• Comply with Health and Safety requirements
  • Understanding technical drawings and diagrams
  • Working with wood and wood based products
  • Working with hand tools and power tools
  • Operating, controlling and adjusting equipment / machines
  • Accuracy with numbers in counting, measuring and arithmetic
  • Accuracy and attention to detail
  • Being well organised and careful with practical tasks
  • Working in a workshop or factory
  • Lifting or carrying heavy items
  • Comply with Health and Safety requirements
  • Being physically active
  • Taking responsibility for own learning, including the allocation of study time
  • Passing all your phase exams (theory, practicals, skill demonstrations)
  • Earning as you learn


Pay & Fees header image

Funding Arrangements

All apprentices are paid a Training Allowance while attending off-the-job training in training centres or college, and an Apprentice Rate of pay during the on-the-job phases of their apprenticeship.

Details of the Training Allowances payable are available here.

What apprentice rate wages are paid?

Apprentice rates are paid for the on-the-job phases of apprenticeships. The actual rates paid may vary depending on the occupation and employer. Generally, the rates will increase in a number of steps during the apprenticeship. For example:

 

All other Trades

Electrical

Apprentices

APPRENTICE RATE

€ / hr

€ / hr

1st Year Rate

2nd Year Rate

3rd Year Rate

4th Year Rate

5.73

8.61

12.91

15.49

6.22

9.33

13.48

16.59

Note: You should always seek details of specific rates of pay for apprentices from prospective employers.

Apprentice Student Contribution

The Annual Student Contribution is levied on students attending Higher Education Institutions including Institutes of Technology. As part of the changes included in Budget 2014, apprentices now pay the same contribution as full time students, but their contribution is based on the time they spend in the Institute or College.

The Student Contribution is payable to the IoT /College on the date of registration for the training phase. You should consult the relevant IoT/College for details of payment options.

Note: Apprentices are required to pay an examination fee to the IoT or College for repeat exams. 

Female Apprentices' bursary for employers

To promote the entry of women into the designated apprenticeships, a bursary is available to employers to encourage an increased level of recruitment of female apprentices.

For more information Click here or contact your local ETB Training Centre.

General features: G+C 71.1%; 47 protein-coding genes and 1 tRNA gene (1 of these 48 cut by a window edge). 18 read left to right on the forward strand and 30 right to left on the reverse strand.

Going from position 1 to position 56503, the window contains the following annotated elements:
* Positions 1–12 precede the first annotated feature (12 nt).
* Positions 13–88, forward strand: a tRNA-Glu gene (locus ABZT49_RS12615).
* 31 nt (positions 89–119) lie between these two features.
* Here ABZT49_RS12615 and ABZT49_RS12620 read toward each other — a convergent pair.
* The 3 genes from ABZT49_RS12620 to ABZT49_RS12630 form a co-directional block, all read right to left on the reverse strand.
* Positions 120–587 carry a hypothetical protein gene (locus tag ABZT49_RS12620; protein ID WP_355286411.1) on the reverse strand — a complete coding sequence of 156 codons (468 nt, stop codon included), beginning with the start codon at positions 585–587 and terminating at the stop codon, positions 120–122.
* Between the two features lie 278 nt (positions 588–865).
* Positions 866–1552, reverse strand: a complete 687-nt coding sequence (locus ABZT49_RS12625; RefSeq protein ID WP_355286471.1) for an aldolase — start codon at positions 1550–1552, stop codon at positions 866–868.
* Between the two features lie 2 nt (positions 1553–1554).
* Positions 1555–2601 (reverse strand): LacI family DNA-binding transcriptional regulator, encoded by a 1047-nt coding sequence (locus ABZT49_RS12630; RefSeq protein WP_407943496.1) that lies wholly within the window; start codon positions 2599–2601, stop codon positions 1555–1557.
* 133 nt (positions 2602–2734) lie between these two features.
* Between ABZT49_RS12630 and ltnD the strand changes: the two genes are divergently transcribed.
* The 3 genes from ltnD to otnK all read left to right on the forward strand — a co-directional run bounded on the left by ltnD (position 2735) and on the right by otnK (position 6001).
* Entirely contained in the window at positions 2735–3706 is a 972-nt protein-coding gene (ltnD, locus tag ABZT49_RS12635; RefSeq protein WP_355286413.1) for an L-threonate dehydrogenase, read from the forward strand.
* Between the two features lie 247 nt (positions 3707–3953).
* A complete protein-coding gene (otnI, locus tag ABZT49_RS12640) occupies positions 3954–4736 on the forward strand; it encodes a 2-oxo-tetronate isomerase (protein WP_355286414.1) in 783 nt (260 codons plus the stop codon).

Entry Requirements header image

The minimum age at which the employment of an apprentice may commence is 16 years of age. 
The minimum educational requirements are: 
1. Grade D in fi ve subjects in the Department of Education & Skills Junior Certificate Examination or an approved equivalent,
or
2. The successful completion of an approved Pre-Apprenticeship course 
or 
3. Three years’ work experience gained over sixteen years of age in a relevant designated industrial activity as SOLAS shall deem acceptable 

Note: These are the current approved minimum educational requirements for apprenticeship programmes, however, previous experience of the following subjects would be an advantage but not essential:

  • Technical Drawing/Graphics
  • Construction Studies
  • Materials Technology
  • Mathematics
Note: Experience has shown that higher grades of entry than those suggested by SOLAS are preferred for certain apprenticeships, due to the technical nature of the trade.

Employers typically seek applicants who have completed Leaving Cert including Maths (with at least a grade O5 (grade C3 pre-2017) in Ordinary Level Maths) and preferably Physics.


Getting an Apprenticeship header image

You must obtain employment as an apprentice in your chosen occupation.

  • The employer must be approved to train apprentices.
  • The employer must register you as an apprentice within two weeks of recruitment.
Are you interested in a construction apprenticeship?
If so, register your interest by creating an account and uploading a short personal profile via this link.


Career Opportunities header image

On successful completion of the apprenticeship programme, apprentices are qualified to work within the recognised trade or profession. 

Where apprentices and craftspersons have the necessary ability, initiative and basic qualifications, opportunities are available for advancement. These include advanced technology courses and management courses which are available in Institutes of Technology, Schools of Management and Professional Institutes.

Many craftspersons use their apprenticeship qualification as a platform to launch careers such as engineers, managers, owners of businesses, teachers and instructors amongst others.

As a woodturner you will the opportunity to start your own business, for example a joinery shop.


Occupation Profile header image

Information to follow...


Progression Routes header image

Information to follow...


Occupation Data

Woodturner / Woodmachinist